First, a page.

Tuesday, May 26, 2009


car·y·at·id (kār'ē-āt'ĭd) n. pl. car·y·at·ids or car·y·at·i·des (-ĭ-dēz') Architecture
A supporting column sculptured in the form of a draped female figure. [From Latin Caryātides, caryatids, from Greek Karuātides, priestesses of Artemis at Caryae, caryatids, from Karuai, Caryae, a village of Laconia in southern Greece with a famous temple to Artemis.] car'y·at'i·dal (-ĭ-dəl), car'y·at'i·de'an (-ĭ-dē'ən), car'y·a·tid'ic (-ə-tĭd'ĭk) adj.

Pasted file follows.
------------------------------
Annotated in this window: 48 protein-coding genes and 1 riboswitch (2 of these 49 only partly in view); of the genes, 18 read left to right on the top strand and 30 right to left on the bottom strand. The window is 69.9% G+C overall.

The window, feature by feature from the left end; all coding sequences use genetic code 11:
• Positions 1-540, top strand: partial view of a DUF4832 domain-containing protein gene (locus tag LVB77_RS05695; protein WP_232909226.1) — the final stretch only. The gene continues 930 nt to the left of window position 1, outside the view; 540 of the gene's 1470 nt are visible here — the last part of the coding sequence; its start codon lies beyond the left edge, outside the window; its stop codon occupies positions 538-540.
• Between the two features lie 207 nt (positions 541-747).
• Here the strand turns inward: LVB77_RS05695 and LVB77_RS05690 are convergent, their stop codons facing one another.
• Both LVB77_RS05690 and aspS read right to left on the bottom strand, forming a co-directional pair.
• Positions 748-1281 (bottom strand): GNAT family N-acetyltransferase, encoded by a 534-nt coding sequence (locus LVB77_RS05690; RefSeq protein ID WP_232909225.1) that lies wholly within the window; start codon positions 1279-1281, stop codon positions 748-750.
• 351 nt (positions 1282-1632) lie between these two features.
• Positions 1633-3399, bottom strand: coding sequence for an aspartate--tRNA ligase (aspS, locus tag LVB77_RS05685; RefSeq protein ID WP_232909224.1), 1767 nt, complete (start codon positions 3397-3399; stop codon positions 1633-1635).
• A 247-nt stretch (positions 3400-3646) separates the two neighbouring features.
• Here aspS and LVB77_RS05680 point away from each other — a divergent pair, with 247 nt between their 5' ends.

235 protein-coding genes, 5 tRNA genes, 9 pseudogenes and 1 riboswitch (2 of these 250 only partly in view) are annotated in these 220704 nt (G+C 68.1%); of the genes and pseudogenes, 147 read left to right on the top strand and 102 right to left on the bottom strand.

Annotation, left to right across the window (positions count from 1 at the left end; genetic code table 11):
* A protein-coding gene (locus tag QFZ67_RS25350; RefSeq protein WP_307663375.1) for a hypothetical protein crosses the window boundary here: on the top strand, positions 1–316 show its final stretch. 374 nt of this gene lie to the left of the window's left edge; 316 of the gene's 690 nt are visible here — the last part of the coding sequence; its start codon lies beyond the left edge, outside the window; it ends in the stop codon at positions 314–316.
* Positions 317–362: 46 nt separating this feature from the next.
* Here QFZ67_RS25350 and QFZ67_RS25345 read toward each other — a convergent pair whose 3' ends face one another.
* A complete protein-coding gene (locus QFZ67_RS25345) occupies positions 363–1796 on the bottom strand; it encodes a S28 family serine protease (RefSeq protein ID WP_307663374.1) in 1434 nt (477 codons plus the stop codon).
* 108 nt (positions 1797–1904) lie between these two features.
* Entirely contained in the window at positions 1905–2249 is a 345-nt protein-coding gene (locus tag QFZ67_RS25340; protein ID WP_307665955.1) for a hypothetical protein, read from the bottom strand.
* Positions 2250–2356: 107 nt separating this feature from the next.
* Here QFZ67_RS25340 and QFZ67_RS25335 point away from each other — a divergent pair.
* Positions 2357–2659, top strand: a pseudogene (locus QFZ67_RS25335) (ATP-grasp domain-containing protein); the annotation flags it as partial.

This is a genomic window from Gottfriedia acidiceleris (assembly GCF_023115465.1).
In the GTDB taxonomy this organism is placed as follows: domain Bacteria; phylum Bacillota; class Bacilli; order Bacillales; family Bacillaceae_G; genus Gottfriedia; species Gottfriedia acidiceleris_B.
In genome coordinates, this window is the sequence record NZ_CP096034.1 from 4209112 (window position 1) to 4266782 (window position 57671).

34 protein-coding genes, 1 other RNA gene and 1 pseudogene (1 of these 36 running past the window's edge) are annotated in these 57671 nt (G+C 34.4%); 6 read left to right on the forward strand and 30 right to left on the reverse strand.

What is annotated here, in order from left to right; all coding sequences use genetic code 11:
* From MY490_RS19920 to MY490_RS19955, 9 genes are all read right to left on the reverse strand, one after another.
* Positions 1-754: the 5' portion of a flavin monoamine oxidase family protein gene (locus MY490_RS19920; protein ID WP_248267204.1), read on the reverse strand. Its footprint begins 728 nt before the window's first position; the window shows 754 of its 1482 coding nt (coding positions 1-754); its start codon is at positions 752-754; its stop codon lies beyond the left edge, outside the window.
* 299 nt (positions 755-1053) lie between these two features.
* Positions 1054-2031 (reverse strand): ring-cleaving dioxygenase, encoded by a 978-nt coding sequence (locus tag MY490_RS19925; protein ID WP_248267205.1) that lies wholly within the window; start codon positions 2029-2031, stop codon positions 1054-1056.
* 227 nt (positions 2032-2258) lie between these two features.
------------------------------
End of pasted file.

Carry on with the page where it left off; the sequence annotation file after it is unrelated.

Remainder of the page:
I've always liked this word, but never knew exactly how to pronounce it - until now. I just realized that the definitions on Dictionary.com are furnished with audio (just click on the speakers next to the words - rather obvious, but I missed it). The word caryatid is best illustrated by the south porch of the 5th c. Erectheion in Greece. And my best story about malapropism is this: My housemates and I were talking about words and language one time and and Jan - who had a knack for combining words in the most hilarious ways - confessed, "I was never very good at pronunctuation!"

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